If Ojeleye’s driving game had developed at all to complement that sort of three-point shooting, he’d be on to something. Regrettably, that hasn’t come to fruition. The player who regularly put his head down and powered his way to the rim at SMU has been nowhere to be seen in the NBA.

Ojeleye has taken just 16.1% of his shots at the basket. When he is at the cup, he generally does alright, as he finishes at a 61% clip on layups and dunks. The challenge is Ojeleye needs someone to set him up. A whopping 67.7% of his two-point field goals are assisted. Stretch that out to behind the arc and it jumps to 96% of his three-pointers coming off a pass.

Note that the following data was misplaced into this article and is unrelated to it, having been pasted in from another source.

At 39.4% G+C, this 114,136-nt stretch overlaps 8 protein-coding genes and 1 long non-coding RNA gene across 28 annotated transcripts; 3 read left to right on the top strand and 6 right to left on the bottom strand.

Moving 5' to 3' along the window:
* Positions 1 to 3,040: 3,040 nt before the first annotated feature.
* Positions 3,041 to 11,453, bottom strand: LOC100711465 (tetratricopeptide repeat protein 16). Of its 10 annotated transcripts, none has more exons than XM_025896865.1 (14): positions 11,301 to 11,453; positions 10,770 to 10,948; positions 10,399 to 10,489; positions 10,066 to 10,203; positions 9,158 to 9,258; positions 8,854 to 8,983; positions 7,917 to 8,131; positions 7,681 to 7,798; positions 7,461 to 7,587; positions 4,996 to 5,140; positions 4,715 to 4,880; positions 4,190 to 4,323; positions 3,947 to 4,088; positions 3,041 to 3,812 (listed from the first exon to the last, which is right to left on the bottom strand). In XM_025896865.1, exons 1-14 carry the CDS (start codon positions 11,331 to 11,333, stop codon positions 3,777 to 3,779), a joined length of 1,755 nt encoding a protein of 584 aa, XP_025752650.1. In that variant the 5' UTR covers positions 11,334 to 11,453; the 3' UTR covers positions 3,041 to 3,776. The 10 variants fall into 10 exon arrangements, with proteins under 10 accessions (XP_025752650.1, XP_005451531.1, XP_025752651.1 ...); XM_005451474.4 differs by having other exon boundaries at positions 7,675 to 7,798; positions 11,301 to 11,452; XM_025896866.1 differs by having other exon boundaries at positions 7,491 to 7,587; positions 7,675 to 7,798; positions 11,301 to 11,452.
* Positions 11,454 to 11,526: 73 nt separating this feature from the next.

This leaves Ojeleye in a bit of a weird spot. He’s not really a 3&D wing, because he doesn’t defend the best wings well enough. He’s not a stretch big, because he can be taken advantage of in the paint. He’s sort of a standstill shooter that can defend one certain type of player, and that player isn’t really all that common of an opponent.

For the Celtics, Ojeleye’s time has probably come and gone. On the wing, Romeo Langford and Aaron Nesmith need the minutes more than Ojeleye, if only to find out how good they can be. Up front, Boston seems to be transitioning to playing one big at a time, and Grant Williams can provide a reasonable facsimile of Ojeleye’s defense on big ballhandlers.